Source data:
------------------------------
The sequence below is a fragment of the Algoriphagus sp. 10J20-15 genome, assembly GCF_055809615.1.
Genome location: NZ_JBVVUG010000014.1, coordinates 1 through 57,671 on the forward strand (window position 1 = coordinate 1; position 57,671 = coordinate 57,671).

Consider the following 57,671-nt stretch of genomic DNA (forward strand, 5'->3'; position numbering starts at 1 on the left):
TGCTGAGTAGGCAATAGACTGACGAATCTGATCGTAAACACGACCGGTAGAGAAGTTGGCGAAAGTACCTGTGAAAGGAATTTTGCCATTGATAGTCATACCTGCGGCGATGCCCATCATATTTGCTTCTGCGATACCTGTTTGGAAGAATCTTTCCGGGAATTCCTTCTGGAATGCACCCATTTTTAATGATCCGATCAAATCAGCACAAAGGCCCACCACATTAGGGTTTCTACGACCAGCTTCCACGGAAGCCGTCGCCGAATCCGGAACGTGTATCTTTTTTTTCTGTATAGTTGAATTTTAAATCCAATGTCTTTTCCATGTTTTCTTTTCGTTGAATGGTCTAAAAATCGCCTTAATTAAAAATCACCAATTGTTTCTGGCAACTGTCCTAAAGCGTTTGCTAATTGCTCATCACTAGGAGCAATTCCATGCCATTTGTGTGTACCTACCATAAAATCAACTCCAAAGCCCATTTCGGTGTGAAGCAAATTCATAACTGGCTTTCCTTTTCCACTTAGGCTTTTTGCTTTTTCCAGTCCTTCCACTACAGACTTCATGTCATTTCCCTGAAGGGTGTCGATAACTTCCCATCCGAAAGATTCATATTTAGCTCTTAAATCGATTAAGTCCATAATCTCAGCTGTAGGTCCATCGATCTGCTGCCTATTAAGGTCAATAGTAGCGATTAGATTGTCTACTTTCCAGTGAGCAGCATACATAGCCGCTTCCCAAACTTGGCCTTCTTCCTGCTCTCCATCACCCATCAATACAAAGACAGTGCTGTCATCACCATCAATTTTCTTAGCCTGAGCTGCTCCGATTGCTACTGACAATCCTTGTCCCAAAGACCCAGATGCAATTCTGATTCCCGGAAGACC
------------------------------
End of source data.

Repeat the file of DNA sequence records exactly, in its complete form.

The sequence below is a fragment of the Algoriphagus sp. 10J20-15 genome, assembly GCF_055809615.1.
Genome location: NZ_JBVVUG010000014.1, coordinates 1 through 57,671 on the forward strand (window position 1 = coordinate 1; position 57,671 = coordinate 57,671).

Consider the following 57,671-nt stretch of genomic DNA (forward strand, 5'->3'; position numbering starts at 1 on the left):
TGCTGAGTAGGCAATAGACTGACGAATCTGATCGTAAACACGACCGGTAGAGAAGTTGGCGAAAGTACCTGTGAAAGGAATTTTGCCATTGATAGTCATACCTGCGGCGATGCCCATCATATTTGCTTCTGCGATACCTGTTTGGAAGAATCTTTCCGGGAATTCCTTCTGGAATGCACCCATTTTTAATGATCCGATCAAATCAGCACAAAGGCCCACCACATTAGGGTTTCTACGACCAGCTTCCACGGAAGCCGTCGCCGAATCCGGAACGTGTATCTTTTTTTTCTGTATAGTTGAATTTTAAATCCAATGTCTTTTCCATGTTTTCTTTTCGTTGAATGGTCTAAAAATCGCCTTAATTAAAAATCACCAATTGTTTCTGGCAACTGTCCTAAAGCGTTTGCTAATTGCTCATCACTAGGAGCAATTCCATGCCATTTGTGTGTACCTACCATAAAATCAACTCCAAAGCCCATTTCGGTGTGAAGCAAATTCATAACTGGCTTTCCTTTTCCACTTAGGCTTTTTGCTTTTTCCAGTCCTTCCACTACAGACTTCATGTCATTTCCCTGAAGGGTGTCGATAACTTCCCATCCGAAAGATTCATATTTAGCTCTTAAATCGATTAAGTCCATAATCTCAGCTGTAGGTCCATCGATCTGCTGCCTATTAAGGTCAATAGTAGCGATTAGATTGTCTACTTTCCAGTGAGCAGCATACATAGCCGCTTCCCAAACTTGGCCTTCTTCCTGCTCTCCATCACCCATCAATACAAAGACAGTGCTGTCATCACCATCAATTTTCTTAGCCTGAGCTGCTCCGATTGCTACTGACAATCCTTGTCCCAAAGACCCAGATGCAATTCTGATTCCCGGAAGACC